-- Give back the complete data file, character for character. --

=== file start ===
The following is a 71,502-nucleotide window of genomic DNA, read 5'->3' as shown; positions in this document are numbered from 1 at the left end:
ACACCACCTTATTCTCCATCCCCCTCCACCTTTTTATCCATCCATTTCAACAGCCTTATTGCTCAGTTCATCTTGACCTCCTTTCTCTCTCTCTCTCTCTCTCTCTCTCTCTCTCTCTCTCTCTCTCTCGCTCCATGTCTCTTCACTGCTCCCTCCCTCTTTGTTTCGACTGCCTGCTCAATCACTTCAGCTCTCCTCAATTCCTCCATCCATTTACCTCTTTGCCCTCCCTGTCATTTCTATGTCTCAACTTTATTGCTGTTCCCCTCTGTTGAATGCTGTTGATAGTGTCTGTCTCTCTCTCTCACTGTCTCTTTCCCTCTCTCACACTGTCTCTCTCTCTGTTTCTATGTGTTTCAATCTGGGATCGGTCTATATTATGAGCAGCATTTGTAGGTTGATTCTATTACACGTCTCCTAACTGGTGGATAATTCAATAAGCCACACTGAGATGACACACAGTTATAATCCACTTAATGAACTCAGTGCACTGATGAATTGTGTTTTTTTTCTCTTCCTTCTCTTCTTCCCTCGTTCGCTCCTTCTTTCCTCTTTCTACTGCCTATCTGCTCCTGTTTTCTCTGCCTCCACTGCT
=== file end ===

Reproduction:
The following is a 71,502-nucleotide window of genomic DNA, read 5'->3' as shown; positions in this document are numbered from 1 at the left end:
ACACCACCTTATTCTCCATCCCCCTCCACCTTTTTATCCATCCATTTCAACAGCCTTATTGCTCAGTTCATCTTGACCTCCTTTCTCTCTCTCTCTCTCTCTCTCTCTCTCTCTCTCTCTCTCTCTCTCGCTCCATGTCTCTTCACTGCTCCCTCCCTCTTTGTTTCGACTGCCTGCTCAATCACTTCAGCTCTCCTCAATTCCTCCATCCATTTACCTCTTTGCCCTCCCTGTCATTTCTATGTCTCAACTTTATTGCTGTTCCCCTCTGTTGAATGCTGTTGATAGTGTCTGTCTCTCTCTCTCACTGTCTCTTTCCCTCTCTCACACTGTCTCTCTCTCTGTTTCTATGTGTTTCAATCTGGGATCGGTCTATATTATGAGCAGCATTTGTAGGTTGATTCTATTACACGTCTCCTAACTGGTGGATAATTCAATAAGCCACACTGAGATGACACACAGTTATAATCCACTTAATGAACTCAGTGCACTGATGAATTGTGTTTTTTTTCTCTTCCTTCTCTTCTTCCCTCGTTCGCTCCTTCTTTCCTCTTTCTACTGCCTATCTGCTCCTGTTTTCTCTGCCTCCACTGCT